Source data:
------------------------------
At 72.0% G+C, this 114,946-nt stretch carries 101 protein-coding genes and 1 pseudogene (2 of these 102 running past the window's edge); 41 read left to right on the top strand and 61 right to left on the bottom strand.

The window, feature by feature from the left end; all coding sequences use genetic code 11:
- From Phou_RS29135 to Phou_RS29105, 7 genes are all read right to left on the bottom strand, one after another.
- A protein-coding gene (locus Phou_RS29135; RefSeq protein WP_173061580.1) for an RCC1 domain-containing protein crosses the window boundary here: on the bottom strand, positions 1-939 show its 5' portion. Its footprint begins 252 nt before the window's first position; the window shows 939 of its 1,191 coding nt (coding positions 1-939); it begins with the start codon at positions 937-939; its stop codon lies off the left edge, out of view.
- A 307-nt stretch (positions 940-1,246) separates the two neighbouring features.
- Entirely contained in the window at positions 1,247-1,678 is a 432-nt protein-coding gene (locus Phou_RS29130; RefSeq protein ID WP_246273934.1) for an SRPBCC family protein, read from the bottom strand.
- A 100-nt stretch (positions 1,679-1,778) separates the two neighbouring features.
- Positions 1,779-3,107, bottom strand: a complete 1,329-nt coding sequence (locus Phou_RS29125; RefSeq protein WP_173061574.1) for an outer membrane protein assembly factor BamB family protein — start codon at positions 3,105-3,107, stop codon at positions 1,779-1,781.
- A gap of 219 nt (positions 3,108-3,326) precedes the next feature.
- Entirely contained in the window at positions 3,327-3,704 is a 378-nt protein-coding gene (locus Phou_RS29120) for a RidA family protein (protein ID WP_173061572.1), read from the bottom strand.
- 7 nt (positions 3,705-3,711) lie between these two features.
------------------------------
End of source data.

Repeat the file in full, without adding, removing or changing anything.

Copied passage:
At 72.0% G+C, this 114,946-nt stretch carries 101 protein-coding genes and 1 pseudogene (2 of these 102 running past the window's edge); 41 read left to right on the top strand and 61 right to left on the bottom strand.

The window, feature by feature from the left end; all coding sequences use genetic code 11:
- From Phou_RS29135 to Phou_RS29105, 7 genes are all read right to left on the bottom strand, one after another.
- A protein-coding gene (locus Phou_RS29135; RefSeq protein WP_173061580.1) for an RCC1 domain-containing protein crosses the window boundary here: on the bottom strand, positions 1-939 show its 5' portion. Its footprint begins 252 nt before the window's first position; the window shows 939 of its 1,191 coding nt (coding positions 1-939); it begins with the start codon at positions 937-939; its stop codon lies off the left edge, out of view.
- A 307-nt stretch (positions 940-1,246) separates the two neighbouring features.
- Entirely contained in the window at positions 1,247-1,678 is a 432-nt protein-coding gene (locus Phou_RS29130; RefSeq protein ID WP_246273934.1) for an SRPBCC family protein, read from the bottom strand.
- A 100-nt stretch (positions 1,679-1,778) separates the two neighbouring features.
- Positions 1,779-3,107, bottom strand: a complete 1,329-nt coding sequence (locus Phou_RS29125; RefSeq protein WP_173061574.1) for an outer membrane protein assembly factor BamB family protein — start codon at positions 3,105-3,107, stop codon at positions 1,779-1,781.
- A gap of 219 nt (positions 3,108-3,326) precedes the next feature.
- Entirely contained in the window at positions 3,327-3,704 is a 378-nt protein-coding gene (locus Phou_RS29120) for a RidA family protein (protein ID WP_173061572.1), read from the bottom strand.
- 7 nt (positions 3,705-3,711) lie between these two features.